I get the point you’re making but self-hostedness didn’t come up so far in this thread. Only UX and flexibility.

                                                                        So if this is a requirement for you that’s fine and I acknowledge you can’t use Asana. Just stop implying I did not read the submission or am missing the point of the discussion.

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                                                                            self-hostedness didn’t come up so far in this thread

                                                                            Let me rephrase: I was responding to a poster that did not bring up self-hosted as requirement or apprechiated feature. I would not respond to a statement about Jira being the most configurable issue tracker if I didn’t consider Asana to be comparable in that regard.

                                                              4. 2

                                                                The hosted version of bitbucket (as opposed to bb server which is a completely separate thing for self hosting) is surely on life support at this point.

                                                                Then again, I think it’s hard to say it’s ever not been on life support, with issues like this one being open 10 years without even commitment to implement, much less actual implementation.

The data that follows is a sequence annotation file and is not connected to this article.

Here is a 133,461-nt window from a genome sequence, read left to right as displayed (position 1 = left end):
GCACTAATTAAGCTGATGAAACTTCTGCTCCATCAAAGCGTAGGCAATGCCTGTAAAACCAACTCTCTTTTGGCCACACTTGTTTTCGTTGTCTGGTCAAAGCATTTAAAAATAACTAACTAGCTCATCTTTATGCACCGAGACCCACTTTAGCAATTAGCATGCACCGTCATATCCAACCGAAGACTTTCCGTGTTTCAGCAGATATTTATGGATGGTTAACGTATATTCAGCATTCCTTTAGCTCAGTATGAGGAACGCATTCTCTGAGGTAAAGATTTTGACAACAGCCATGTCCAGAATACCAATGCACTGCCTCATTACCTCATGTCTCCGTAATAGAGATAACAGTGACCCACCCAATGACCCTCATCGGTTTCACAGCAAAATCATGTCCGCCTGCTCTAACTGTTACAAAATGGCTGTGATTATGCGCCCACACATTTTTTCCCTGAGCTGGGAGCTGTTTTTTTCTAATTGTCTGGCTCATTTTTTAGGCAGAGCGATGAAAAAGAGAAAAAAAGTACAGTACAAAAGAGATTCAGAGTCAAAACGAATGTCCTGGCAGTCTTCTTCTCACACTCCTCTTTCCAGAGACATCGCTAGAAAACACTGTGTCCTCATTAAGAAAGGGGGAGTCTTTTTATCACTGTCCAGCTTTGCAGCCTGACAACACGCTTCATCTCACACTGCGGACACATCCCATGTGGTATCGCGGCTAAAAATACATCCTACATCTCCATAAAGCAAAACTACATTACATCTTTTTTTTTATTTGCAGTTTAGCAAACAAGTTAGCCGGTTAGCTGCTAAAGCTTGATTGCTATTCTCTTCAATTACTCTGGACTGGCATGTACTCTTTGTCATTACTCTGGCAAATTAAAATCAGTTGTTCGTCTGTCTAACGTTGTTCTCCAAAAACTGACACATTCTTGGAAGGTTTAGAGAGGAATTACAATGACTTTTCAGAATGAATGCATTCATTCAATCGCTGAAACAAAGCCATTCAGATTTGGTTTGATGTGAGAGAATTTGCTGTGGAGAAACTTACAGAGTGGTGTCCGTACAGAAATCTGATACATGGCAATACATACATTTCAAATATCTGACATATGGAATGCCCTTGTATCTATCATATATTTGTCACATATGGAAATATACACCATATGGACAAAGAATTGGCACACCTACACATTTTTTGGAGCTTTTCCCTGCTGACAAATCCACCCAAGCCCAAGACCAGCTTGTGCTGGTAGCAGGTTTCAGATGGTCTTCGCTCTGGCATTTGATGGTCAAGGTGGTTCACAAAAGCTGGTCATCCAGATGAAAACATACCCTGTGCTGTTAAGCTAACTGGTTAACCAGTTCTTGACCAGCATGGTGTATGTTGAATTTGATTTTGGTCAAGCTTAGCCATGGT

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                                                                  For a while BitBucket offered some pretty decent competition to GitHub; for example the whole “copying code” thing from this article was pretty borked on GitHub too up until 2 or 3 years ago. Even though BitBucket was always a “GitHub clone” some features were done better in BitBucket IMHO. It had stuff like proper code reviews way before GitHub had.

                                                                  But at some point it was pretty clear GitHub was on the winning side and they seemed to have just given up. Some features even regressed and became worse. It’s a shame in way, because it had a lot of potential and could have been what GitLab is today. The Atlassian acquirement was both a blessing and a curse, but ultimately more curse than blessing.

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                                                                Reading Art of Postgres book & going on walks. I also want to finally extend my wiki parser.

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                                                                  Am I the only one who is really turned off by this trend of tiering/bundling books? I get some of the reasons behind it, and logically it makes sense. But I just feel like it’s such a blatant money grab that I’m hesitant to buy at all, even at price levels I’d otherwise be fine with.

                                                                  I certainly don’t begrudge an author wanting to make a living (or even just some side income) off of their work, but these almost universally have been for an ebook download or glued-together paperback, written by tech people with little to no publication history, opting out of using a publisher (which can be fine, but raises questions as to if/how well the book has been edited), and asking what I’d consider a price point for a well established textbook in a decent quality hardback binding.

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                                                                    I’m a freelance writer, tech guy, and I’ve written several books. In addition, I’ve hung out with a lot of guys who do this bundling stuff.

                                                                    What can I say? These folks are responding to market pressures. Same thing is happening in the fiction world: authors don’t write a book, they write a series of books. Then there’s a movie tie-in, an audiobook, and so forth.